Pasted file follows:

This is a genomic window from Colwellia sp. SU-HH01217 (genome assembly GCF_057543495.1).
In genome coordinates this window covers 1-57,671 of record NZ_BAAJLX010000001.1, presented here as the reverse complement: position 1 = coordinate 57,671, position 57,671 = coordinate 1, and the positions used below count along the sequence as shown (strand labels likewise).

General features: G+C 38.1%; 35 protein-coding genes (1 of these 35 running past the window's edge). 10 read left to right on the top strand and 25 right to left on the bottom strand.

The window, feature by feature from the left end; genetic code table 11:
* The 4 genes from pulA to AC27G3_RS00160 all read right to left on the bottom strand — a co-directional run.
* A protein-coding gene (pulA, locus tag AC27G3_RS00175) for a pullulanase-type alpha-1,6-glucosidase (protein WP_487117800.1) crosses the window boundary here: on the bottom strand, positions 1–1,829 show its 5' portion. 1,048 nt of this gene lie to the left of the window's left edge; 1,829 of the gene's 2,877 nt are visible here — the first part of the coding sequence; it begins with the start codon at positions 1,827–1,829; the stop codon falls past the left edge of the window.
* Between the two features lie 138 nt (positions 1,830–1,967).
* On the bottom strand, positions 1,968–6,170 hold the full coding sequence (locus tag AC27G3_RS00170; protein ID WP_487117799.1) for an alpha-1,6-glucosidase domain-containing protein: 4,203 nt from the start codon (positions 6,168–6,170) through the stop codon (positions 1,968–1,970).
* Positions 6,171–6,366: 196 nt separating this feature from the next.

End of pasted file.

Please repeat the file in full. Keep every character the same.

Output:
This is a genomic window from Colwellia sp. SU-HH01217 (genome assembly GCF_057543495.1).
In genome coordinates this window covers 1-57,671 of record NZ_BAAJLX010000001.1, presented here as the reverse complement: position 1 = coordinate 57,671, position 57,671 = coordinate 1, and the positions used below count along the sequence as shown (strand labels likewise).

General features: G+C 38.1%; 35 protein-coding genes (1 of these 35 running past the window's edge). 10 read left to right on the top strand and 25 right to left on the bottom strand.

The window, feature by feature from the left end; genetic code table 11:
* The 4 genes from pulA to AC27G3_RS00160 all read right to left on the bottom strand — a co-directional run.
* A protein-coding gene (pulA, locus tag AC27G3_RS00175) for a pullulanase-type alpha-1,6-glucosidase (protein WP_487117800.1) crosses the window boundary here: on the bottom strand, positions 1–1,829 show its 5' portion. 1,048 nt of this gene lie to the left of the window's left edge; 1,829 of the gene's 2,877 nt are visible here — the first part of the coding sequence; it begins with the start codon at positions 1,827–1,829; the stop codon falls past the left edge of the window.
* Between the two features lie 138 nt (positions 1,830–1,967).
* On the bottom strand, positions 1,968–6,170 hold the full coding sequence (locus tag AC27G3_RS00170; protein ID WP_487117799.1) for an alpha-1,6-glucosidase domain-containing protein: 4,203 nt from the start codon (positions 6,168–6,170) through the stop codon (positions 1,968–1,970).
* Positions 6,171–6,366: 196 nt separating this feature from the next.